What would game jams be like if they lasted 1–2 hours instead of 1–2 days? And to take it further, if jammers tried out a dozen game designs in that time rather than focusing on prototyping one? A bit like a brainstorming session with paper-prototyping materials, but still producing playable digital games as output, like a game jam.
We've been hosting rapid game jams to experiment with one way of answering that question. Our answer involves a parameterised mobile game engine (called Gamika) paired with casual-creator style mobile apps that allow player/designers to explore this parameterised design space rapidly, without coding, and with quick context shifts between mobile game playing and designing.
We call these design apps fluidic games, because they're playable like regular games, but leave as many design decisions as possible "fluid" and easily changeable at runtime. We've experimented with the fluidic-games concept in a number of contexts, of which rapid game jams are just one (other contexts include a longer-running after-school game-design club, and an AI-driven art installation).
Our first released fluidic game, Wevva, is free on iOS for iPhone and iPad (Android port in development). The trailer gives an idea of how it works:
Game jams can be summarised as "accelerated, constrained and opportunistic game creation events with public exposure". They're often promoted as a forum for free-form experimentation that is quite different from traditional, more methodical and constrained game-design processes, such as those used at large companies, or even at smaller indie studios during "normal", non-game-jam development periods.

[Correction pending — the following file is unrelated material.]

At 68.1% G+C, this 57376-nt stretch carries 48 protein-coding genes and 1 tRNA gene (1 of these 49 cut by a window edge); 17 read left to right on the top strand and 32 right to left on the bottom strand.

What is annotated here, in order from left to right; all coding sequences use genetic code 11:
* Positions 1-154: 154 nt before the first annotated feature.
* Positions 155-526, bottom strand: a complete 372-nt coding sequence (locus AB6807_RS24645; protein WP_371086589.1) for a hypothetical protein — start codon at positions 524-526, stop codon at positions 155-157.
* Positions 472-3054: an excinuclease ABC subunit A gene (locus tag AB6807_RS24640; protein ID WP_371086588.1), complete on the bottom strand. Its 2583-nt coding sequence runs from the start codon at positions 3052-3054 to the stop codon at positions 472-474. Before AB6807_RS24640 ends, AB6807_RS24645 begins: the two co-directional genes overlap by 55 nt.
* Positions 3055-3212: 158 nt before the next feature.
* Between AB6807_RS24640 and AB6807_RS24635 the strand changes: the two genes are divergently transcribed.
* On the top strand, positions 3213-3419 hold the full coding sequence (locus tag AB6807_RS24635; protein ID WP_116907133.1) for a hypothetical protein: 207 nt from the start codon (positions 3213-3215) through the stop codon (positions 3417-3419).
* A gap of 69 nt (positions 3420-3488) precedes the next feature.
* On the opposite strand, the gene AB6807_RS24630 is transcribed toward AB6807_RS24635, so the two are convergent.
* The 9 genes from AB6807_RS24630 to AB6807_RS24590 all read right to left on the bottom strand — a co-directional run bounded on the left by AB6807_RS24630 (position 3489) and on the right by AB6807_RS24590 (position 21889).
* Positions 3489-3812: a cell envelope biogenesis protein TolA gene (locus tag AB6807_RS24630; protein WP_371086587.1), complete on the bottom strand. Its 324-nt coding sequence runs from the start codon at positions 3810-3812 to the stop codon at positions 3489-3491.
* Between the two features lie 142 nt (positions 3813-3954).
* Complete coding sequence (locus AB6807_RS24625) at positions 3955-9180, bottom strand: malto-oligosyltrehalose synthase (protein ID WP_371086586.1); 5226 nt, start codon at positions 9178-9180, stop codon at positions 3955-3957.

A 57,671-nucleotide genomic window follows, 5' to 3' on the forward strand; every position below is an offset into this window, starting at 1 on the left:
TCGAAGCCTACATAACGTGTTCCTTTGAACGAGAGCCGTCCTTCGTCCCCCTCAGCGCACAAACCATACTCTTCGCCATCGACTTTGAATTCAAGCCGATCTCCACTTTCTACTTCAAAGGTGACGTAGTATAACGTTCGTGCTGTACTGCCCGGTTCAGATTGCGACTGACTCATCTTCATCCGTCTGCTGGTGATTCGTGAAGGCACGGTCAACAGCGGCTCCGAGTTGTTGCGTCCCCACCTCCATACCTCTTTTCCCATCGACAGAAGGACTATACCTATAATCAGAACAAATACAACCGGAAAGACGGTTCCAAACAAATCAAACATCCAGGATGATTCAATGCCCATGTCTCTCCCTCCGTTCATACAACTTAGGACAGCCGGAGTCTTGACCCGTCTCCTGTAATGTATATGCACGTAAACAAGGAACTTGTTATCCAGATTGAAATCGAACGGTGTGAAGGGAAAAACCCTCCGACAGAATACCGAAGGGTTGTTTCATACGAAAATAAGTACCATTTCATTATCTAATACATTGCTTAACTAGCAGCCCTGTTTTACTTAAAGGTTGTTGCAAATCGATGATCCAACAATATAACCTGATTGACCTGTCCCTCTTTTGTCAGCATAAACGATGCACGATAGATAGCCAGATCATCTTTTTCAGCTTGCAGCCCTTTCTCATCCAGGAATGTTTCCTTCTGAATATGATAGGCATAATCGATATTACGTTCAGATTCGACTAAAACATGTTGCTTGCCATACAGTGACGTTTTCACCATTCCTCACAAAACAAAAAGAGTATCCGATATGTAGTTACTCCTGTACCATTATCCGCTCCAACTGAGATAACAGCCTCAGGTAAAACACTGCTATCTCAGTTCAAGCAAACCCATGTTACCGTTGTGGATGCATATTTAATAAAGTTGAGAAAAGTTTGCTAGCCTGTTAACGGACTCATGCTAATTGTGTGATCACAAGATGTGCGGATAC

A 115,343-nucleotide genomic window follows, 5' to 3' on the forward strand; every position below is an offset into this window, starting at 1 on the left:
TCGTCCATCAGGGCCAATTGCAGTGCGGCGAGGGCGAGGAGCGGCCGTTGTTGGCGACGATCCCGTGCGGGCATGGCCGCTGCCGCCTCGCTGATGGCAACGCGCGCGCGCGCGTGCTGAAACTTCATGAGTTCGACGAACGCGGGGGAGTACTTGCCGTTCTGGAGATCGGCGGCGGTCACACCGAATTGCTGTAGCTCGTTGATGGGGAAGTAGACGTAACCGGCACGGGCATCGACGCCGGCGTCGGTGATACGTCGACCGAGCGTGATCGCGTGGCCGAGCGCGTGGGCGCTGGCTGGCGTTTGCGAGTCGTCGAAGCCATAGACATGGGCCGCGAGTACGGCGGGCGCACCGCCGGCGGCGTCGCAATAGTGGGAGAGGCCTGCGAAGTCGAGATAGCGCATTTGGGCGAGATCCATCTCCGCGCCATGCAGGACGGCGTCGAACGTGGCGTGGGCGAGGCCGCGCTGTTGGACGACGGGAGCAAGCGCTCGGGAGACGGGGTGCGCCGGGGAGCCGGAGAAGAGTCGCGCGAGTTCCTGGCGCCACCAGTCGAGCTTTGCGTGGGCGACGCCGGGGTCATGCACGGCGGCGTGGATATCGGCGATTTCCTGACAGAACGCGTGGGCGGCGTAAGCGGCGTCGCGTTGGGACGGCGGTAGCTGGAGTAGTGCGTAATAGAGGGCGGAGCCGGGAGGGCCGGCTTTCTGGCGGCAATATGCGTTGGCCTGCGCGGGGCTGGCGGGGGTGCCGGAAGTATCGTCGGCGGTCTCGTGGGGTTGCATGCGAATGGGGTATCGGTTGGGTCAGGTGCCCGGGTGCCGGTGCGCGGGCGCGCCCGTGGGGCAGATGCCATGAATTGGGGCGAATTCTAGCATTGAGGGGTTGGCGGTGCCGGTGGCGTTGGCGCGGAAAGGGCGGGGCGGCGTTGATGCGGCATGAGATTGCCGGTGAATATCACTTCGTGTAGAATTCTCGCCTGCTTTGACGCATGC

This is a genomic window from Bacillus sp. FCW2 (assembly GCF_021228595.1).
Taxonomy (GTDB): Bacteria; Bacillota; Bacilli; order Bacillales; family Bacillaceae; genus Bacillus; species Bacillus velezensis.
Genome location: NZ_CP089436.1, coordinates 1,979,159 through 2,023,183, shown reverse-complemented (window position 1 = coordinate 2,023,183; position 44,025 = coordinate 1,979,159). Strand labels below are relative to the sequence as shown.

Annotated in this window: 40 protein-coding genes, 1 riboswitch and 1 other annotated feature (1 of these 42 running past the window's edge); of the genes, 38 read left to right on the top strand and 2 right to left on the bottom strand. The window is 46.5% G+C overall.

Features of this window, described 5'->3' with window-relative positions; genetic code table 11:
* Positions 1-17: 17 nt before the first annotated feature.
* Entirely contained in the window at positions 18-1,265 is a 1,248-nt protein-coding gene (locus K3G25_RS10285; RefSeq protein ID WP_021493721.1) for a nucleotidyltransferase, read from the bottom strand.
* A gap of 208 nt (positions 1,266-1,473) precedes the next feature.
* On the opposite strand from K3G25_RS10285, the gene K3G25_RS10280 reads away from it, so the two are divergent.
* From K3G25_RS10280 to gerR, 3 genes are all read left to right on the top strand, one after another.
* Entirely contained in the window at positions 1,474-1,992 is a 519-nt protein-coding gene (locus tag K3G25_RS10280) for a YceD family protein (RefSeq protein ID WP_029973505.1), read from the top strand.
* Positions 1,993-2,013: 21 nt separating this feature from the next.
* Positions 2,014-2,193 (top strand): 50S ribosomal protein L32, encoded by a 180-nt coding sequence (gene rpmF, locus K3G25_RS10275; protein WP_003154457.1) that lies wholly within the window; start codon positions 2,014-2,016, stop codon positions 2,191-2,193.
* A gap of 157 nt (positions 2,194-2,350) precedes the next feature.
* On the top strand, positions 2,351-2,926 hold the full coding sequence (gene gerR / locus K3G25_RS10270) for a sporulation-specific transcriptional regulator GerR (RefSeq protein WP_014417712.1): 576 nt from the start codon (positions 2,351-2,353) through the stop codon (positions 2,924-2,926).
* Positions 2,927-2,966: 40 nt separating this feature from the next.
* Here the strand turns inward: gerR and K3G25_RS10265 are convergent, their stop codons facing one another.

While they're comparatively free-form, though, what actually takes place at game jams is still largely software development, albeit rapid, messy software development along the lines of a hack session. Teams participating in game jams generally start with an idea that, after some initial refinement, is implemented over the course of the jam without major changes in design direction. The concept may be scaled down or modified if aspects turn out to be infeasible, and some directions may be pursued opportunistically, but the time is mainly spent on producing a working prototype of that idea, rather than more free-form design experimentation.
Due to the large proportion of time at typical game jams spent implementing a prototype, the experimentation that takes place is therefore largely of the style described as opportunistic programming, a form of design experimentation focused on improvisation within the context of technical implementation. This is understandable, since producing working software is hard; much of the advice to game jam participants focuses on how to simply finish a playable game in the allotted period of time. The results are interesting in their own right, but this does put the focus of game jams more on technical implementations of specific game prototypes, rather than brainstorming or playing with design spaces. This code-first style of design experimentation therefore emphasises specific facets of the much larger set of techniques that go into game design in its full breadth.